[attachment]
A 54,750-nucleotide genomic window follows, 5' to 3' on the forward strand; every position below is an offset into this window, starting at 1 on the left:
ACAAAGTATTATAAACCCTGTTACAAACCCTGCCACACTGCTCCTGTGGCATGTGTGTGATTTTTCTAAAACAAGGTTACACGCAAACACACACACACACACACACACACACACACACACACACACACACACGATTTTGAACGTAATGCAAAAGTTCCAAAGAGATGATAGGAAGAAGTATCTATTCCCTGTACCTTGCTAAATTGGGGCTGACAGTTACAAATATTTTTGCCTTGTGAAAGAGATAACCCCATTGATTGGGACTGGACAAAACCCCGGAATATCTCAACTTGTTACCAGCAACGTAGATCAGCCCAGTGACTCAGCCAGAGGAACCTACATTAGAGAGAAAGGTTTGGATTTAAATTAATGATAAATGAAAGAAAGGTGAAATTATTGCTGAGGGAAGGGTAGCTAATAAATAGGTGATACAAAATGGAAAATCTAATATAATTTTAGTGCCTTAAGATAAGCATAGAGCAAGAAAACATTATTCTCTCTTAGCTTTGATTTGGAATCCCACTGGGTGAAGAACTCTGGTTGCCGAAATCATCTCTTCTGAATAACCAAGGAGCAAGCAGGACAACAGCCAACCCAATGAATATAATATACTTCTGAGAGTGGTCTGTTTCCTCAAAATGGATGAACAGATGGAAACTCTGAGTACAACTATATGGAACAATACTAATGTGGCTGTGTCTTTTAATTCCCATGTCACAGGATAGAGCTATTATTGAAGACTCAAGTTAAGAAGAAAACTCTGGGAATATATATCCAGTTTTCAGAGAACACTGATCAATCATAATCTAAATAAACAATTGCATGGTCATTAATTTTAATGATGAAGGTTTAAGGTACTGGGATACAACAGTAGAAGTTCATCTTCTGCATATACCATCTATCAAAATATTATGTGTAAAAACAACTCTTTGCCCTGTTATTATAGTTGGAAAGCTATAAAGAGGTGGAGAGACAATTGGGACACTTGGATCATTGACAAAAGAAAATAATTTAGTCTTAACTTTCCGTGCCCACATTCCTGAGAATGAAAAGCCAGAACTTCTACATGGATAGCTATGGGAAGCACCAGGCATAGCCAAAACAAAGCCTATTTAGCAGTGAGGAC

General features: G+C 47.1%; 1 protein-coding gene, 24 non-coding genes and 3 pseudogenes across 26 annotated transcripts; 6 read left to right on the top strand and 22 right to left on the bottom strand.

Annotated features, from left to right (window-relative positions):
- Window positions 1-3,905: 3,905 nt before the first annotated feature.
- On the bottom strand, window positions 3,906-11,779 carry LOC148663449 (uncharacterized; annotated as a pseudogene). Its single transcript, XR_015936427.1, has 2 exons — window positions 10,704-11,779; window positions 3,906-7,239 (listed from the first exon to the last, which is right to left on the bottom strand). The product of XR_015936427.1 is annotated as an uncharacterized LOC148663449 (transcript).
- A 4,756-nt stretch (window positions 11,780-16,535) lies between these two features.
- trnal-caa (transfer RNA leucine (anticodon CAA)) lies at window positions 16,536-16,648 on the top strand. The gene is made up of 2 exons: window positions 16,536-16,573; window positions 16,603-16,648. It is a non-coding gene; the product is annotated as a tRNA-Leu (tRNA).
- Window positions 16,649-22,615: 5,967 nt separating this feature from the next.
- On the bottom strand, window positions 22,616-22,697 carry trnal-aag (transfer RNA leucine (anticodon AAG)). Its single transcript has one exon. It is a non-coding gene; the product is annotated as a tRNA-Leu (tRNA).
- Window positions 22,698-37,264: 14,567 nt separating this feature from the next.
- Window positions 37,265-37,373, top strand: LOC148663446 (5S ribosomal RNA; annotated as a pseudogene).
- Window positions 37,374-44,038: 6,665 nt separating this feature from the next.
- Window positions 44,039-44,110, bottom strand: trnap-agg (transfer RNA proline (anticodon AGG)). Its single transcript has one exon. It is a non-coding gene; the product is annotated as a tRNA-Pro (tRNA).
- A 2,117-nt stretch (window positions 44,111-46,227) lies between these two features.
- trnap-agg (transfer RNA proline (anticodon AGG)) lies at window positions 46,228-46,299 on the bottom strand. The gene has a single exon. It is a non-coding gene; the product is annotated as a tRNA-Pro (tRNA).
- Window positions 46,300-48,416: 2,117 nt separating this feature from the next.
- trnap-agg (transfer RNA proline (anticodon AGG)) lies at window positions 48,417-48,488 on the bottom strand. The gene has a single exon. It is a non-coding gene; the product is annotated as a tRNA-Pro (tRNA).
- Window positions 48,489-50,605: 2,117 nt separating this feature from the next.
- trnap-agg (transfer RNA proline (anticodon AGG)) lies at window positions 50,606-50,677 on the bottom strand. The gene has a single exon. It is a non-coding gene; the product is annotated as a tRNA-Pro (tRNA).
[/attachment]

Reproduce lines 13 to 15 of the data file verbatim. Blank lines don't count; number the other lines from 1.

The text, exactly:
- Window positions 37,374-44,038: 6,665 nt separating this feature from the next.
- Window positions 44,039-44,110, bottom strand: trnap-agg (transfer RNA proline (anticodon AGG)). Its single transcript has one exon. It is a non-coding gene; the product is annotated as a tRNA-Pro (tRNA).
- A 2,117-nt stretch (window positions 44,111-46,227) lies between these two features.